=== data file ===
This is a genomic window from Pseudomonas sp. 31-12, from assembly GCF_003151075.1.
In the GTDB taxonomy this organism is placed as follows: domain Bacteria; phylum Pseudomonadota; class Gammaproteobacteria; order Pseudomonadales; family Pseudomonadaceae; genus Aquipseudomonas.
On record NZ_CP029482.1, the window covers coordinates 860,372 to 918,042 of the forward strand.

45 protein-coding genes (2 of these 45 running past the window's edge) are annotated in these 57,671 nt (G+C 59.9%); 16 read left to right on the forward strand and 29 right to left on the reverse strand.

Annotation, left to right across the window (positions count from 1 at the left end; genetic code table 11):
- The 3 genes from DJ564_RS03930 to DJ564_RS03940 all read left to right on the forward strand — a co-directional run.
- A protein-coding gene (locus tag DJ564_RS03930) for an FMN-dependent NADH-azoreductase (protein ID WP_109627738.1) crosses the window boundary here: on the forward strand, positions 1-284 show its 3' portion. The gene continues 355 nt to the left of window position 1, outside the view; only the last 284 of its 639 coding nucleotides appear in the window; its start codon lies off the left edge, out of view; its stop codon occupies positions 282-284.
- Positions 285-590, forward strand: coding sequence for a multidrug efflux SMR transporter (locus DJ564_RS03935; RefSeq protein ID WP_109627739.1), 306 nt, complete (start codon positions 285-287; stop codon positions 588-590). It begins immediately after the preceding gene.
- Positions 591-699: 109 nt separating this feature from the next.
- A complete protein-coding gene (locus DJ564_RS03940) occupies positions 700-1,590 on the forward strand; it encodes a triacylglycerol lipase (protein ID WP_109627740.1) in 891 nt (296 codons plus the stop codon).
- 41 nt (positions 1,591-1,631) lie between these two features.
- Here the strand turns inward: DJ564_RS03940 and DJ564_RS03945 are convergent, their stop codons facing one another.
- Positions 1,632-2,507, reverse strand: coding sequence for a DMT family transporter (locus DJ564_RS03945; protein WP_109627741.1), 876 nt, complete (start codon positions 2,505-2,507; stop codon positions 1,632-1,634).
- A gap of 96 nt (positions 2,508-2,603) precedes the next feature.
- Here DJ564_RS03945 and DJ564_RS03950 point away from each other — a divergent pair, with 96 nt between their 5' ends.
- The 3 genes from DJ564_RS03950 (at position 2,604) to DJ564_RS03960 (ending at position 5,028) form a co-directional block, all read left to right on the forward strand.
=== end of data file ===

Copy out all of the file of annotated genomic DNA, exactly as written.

This is a genomic window from Pseudomonas sp. 31-12, from assembly GCF_003151075.1.
In the GTDB taxonomy this organism is placed as follows: domain Bacteria; phylum Pseudomonadota; class Gammaproteobacteria; order Pseudomonadales; family Pseudomonadaceae; genus Aquipseudomonas.
On record NZ_CP029482.1, the window covers coordinates 860,372 to 918,042 of the forward strand.

45 protein-coding genes (2 of these 45 running past the window's edge) are annotated in these 57,671 nt (G+C 59.9%); 16 read left to right on the forward strand and 29 right to left on the reverse strand.

Annotation, left to right across the window (positions count from 1 at the left end; genetic code table 11):
- The 3 genes from DJ564_RS03930 to DJ564_RS03940 all read left to right on the forward strand — a co-directional run.
- A protein-coding gene (locus tag DJ564_RS03930) for an FMN-dependent NADH-azoreductase (protein ID WP_109627738.1) crosses the window boundary here: on the forward strand, positions 1-284 show its 3' portion. The gene continues 355 nt to the left of window position 1, outside the view; only the last 284 of its 639 coding nucleotides appear in the window; its start codon lies off the left edge, out of view; its stop codon occupies positions 282-284.
- Positions 285-590, forward strand: coding sequence for a multidrug efflux SMR transporter (locus DJ564_RS03935; RefSeq protein ID WP_109627739.1), 306 nt, complete (start codon positions 285-287; stop codon positions 588-590). It begins immediately after the preceding gene.
- Positions 591-699: 109 nt separating this feature from the next.
- A complete protein-coding gene (locus DJ564_RS03940) occupies positions 700-1,590 on the forward strand; it encodes a triacylglycerol lipase (protein ID WP_109627740.1) in 891 nt (296 codons plus the stop codon).
- 41 nt (positions 1,591-1,631) lie between these two features.
- Here the strand turns inward: DJ564_RS03940 and DJ564_RS03945 are convergent, their stop codons facing one another.
- Positions 1,632-2,507, reverse strand: coding sequence for a DMT family transporter (locus DJ564_RS03945; protein WP_109627741.1), 876 nt, complete (start codon positions 2,505-2,507; stop codon positions 1,632-1,634).
- A gap of 96 nt (positions 2,508-2,603) precedes the next feature.
- Here DJ564_RS03945 and DJ564_RS03950 point away from each other — a divergent pair, with 96 nt between their 5' ends.
- The 3 genes from DJ564_RS03950 (at position 2,604) to DJ564_RS03960 (ending at position 5,028) form a co-directional block, all read left to right on the forward strand.